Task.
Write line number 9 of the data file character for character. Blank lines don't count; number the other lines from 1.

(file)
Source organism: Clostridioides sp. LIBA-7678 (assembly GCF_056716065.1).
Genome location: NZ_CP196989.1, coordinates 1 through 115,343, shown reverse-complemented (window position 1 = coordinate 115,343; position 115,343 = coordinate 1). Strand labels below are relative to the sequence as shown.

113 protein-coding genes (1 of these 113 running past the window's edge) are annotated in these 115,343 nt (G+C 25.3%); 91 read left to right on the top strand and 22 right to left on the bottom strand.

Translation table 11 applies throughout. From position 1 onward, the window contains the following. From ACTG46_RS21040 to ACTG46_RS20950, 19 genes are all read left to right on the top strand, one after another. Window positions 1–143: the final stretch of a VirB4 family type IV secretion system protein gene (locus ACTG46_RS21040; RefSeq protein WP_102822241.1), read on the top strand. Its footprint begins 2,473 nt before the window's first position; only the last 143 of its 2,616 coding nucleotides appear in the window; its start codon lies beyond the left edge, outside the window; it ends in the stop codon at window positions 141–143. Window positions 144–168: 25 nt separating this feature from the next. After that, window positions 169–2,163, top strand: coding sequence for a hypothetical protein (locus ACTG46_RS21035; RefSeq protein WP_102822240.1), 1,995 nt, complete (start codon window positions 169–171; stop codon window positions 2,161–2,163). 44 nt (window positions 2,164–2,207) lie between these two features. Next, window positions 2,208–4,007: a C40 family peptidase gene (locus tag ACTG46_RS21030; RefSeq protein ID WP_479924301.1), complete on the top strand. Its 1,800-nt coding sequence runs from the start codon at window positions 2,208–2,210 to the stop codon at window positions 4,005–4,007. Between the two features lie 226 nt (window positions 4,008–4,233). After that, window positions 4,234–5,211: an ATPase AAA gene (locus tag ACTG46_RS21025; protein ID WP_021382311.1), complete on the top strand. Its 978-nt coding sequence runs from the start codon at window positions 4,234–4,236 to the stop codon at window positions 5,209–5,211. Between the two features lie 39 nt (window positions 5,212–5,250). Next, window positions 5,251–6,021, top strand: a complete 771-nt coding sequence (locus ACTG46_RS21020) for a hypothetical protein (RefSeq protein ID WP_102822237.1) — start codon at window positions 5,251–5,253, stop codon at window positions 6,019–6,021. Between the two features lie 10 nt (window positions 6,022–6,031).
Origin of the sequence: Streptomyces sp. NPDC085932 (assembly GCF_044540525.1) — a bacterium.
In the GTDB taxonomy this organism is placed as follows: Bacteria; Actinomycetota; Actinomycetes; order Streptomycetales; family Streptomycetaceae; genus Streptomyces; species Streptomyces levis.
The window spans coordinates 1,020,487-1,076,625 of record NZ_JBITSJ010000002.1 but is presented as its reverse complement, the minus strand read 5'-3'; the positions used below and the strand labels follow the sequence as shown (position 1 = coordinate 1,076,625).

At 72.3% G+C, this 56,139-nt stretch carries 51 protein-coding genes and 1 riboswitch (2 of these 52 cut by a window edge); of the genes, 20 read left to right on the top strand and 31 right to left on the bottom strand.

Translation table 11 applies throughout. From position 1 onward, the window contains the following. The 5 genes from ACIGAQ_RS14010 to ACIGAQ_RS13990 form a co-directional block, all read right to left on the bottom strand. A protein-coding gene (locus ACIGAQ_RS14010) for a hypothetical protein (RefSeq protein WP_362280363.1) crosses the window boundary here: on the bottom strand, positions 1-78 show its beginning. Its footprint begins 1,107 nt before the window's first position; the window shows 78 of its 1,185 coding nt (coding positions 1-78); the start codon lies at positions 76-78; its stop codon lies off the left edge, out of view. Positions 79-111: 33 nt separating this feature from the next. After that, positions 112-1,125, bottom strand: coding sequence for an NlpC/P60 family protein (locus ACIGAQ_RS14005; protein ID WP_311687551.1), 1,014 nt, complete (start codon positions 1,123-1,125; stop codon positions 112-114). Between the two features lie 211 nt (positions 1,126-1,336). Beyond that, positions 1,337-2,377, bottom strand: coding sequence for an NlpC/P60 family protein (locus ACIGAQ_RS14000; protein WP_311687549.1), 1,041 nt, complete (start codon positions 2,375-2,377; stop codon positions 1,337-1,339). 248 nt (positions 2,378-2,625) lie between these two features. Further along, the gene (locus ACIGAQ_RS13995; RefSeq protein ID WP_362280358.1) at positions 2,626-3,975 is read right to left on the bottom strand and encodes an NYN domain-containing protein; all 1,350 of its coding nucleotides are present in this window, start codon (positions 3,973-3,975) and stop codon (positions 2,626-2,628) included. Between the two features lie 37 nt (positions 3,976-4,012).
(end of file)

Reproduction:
Translation table 11 applies throughout. From position 1 onward, the window contains the following. The 5 genes from ACIGAQ_RS14010 to ACIGAQ_RS13990 form a co-directional block, all read right to left on the bottom strand. A protein-coding gene (locus ACIGAQ_RS14010) for a hypothetical protein (RefSeq protein WP_362280363.1) crosses the window boundary here: on the bottom strand, positions 1-78 show its beginning. Its footprint begins 1,107 nt before the window's first position; the window shows 78 of its 1,185 coding nt (coding positions 1-78); the start codon lies at positions 76-78; its stop codon lies off the left edge, out of view. Positions 79-111: 33 nt separating this feature from the next. After that, positions 112-1,125, bottom strand: coding sequence for an NlpC/P60 family protein (locus ACIGAQ_RS14005; protein ID WP_311687551.1), 1,014 nt, complete (start codon positions 1,123-1,125; stop codon positions 112-114). Between the two features lie 211 nt (positions 1,126-1,336). Beyond that, positions 1,337-2,377, bottom strand: coding sequence for an NlpC/P60 family protein (locus ACIGAQ_RS14000; protein WP_311687549.1), 1,041 nt, complete (start codon positions 2,375-2,377; stop codon positions 1,337-1,339). 248 nt (positions 2,378-2,625) lie between these two features. Further along, the gene (locus ACIGAQ_RS13995; RefSeq protein ID WP_362280358.1) at positions 2,626-3,975 is read right to left on the bottom strand and encodes an NYN domain-containing protein; all 1,350 of its coding nucleotides are present in this window, start codon (positions 3,973-3,975) and stop codon (positions 2,626-2,628) included. Between the two features lie 37 nt (positions 3,976-4,012).